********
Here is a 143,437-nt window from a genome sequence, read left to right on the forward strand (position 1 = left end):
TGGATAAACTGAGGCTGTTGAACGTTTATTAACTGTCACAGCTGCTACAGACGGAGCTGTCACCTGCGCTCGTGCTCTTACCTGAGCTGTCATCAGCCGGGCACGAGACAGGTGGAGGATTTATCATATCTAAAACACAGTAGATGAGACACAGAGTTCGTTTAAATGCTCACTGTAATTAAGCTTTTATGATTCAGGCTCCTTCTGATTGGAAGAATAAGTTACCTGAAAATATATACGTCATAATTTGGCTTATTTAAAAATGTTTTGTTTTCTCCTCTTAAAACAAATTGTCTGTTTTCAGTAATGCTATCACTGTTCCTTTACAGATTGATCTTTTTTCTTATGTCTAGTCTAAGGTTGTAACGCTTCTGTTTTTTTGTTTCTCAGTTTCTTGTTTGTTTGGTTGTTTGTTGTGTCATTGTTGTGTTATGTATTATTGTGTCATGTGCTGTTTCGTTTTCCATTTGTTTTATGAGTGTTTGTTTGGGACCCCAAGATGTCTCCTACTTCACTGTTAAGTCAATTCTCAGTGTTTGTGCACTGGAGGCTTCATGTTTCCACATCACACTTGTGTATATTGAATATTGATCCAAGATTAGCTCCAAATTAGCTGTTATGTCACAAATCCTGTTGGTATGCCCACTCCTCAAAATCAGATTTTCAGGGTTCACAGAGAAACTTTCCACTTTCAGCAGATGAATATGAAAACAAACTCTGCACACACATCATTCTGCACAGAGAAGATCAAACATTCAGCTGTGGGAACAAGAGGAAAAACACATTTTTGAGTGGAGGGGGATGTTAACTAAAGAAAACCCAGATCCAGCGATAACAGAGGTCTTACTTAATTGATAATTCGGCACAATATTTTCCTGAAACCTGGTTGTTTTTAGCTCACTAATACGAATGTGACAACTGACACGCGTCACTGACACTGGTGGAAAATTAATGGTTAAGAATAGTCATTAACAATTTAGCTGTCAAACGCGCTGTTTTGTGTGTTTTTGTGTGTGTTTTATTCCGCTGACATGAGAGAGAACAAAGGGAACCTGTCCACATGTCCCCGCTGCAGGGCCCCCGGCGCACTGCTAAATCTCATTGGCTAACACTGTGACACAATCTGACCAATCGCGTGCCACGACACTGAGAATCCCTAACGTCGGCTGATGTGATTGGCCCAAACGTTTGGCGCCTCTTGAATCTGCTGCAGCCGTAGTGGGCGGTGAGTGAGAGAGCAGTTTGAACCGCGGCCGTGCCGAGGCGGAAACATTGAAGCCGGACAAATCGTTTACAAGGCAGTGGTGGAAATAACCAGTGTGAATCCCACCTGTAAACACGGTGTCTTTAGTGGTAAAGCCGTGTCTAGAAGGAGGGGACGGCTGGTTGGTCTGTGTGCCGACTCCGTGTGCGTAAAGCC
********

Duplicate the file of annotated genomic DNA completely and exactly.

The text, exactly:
Here is a 143,437-nt window from a genome sequence, read left to right on the forward strand (position 1 = left end):
TGGATAAACTGAGGCTGTTGAACGTTTATTAACTGTCACAGCTGCTACAGACGGAGCTGTCACCTGCGCTCGTGCTCTTACCTGAGCTGTCATCAGCCGGGCACGAGACAGGTGGAGGATTTATCATATCTAAAACACAGTAGATGAGACACAGAGTTCGTTTAAATGCTCACTGTAATTAAGCTTTTATGATTCAGGCTCCTTCTGATTGGAAGAATAAGTTACCTGAAAATATATACGTCATAATTTGGCTTATTTAAAAATGTTTTGTTTTCTCCTCTTAAAACAAATTGTCTGTTTTCAGTAATGCTATCACTGTTCCTTTACAGATTGATCTTTTTTCTTATGTCTAGTCTAAGGTTGTAACGCTTCTGTTTTTTTGTTTCTCAGTTTCTTGTTTGTTTGGTTGTTTGTTGTGTCATTGTTGTGTTATGTATTATTGTGTCATGTGCTGTTTCGTTTTCCATTTGTTTTATGAGTGTTTGTTTGGGACCCCAAGATGTCTCCTACTTCACTGTTAAGTCAATTCTCAGTGTTTGTGCACTGGAGGCTTCATGTTTCCACATCACACTTGTGTATATTGAATATTGATCCAAGATTAGCTCCAAATTAGCTGTTATGTCACAAATCCTGTTGGTATGCCCACTCCTCAAAATCAGATTTTCAGGGTTCACAGAGAAACTTTCCACTTTCAGCAGATGAATATGAAAACAAACTCTGCACACACATCATTCTGCACAGAGAAGATCAAACATTCAGCTGTGGGAACAAGAGGAAAAACACATTTTTGAGTGGAGGGGGATGTTAACTAAAGAAAACCCAGATCCAGCGATAACAGAGGTCTTACTTAATTGATAATTCGGCACAATATTTTCCTGAAACCTGGTTGTTTTTAGCTCACTAATACGAATGTGACAACTGACACGCGTCACTGACACTGGTGGAAAATTAATGGTTAAGAATAGTCATTAACAATTTAGCTGTCAAACGCGCTGTTTTGTGTGTTTTTGTGTGTGTTTTATTCCGCTGACATGAGAGAGAACAAAGGGAACCTGTCCACATGTCCCCGCTGCAGGGCCCCCGGCGCACTGCTAAATCTCATTGGCTAACACTGTGACACAATCTGACCAATCGCGTGCCACGACACTGAGAATCCCTAACGTCGGCTGATGTGATTGGCCCAAACGTTTGGCGCCTCTTGAATCTGCTGCAGCCGTAGTGGGCGGTGAGTGAGAGAGCAGTTTGAACCGCGGCCGTGCCGAGGCGGAAACATTGAAGCCGGACAAATCGTTTACAAGGCAGTGGTGGAAATAACCAGTGTGAATCCCACCTGTAAACACGGTGTCTTTAGTGGTAAAGCCGTGTCTAGAAGGAGGGGACGGCTGGTTGGTCTGTGTGCCGACTCCGTGTGCGTAAAGCC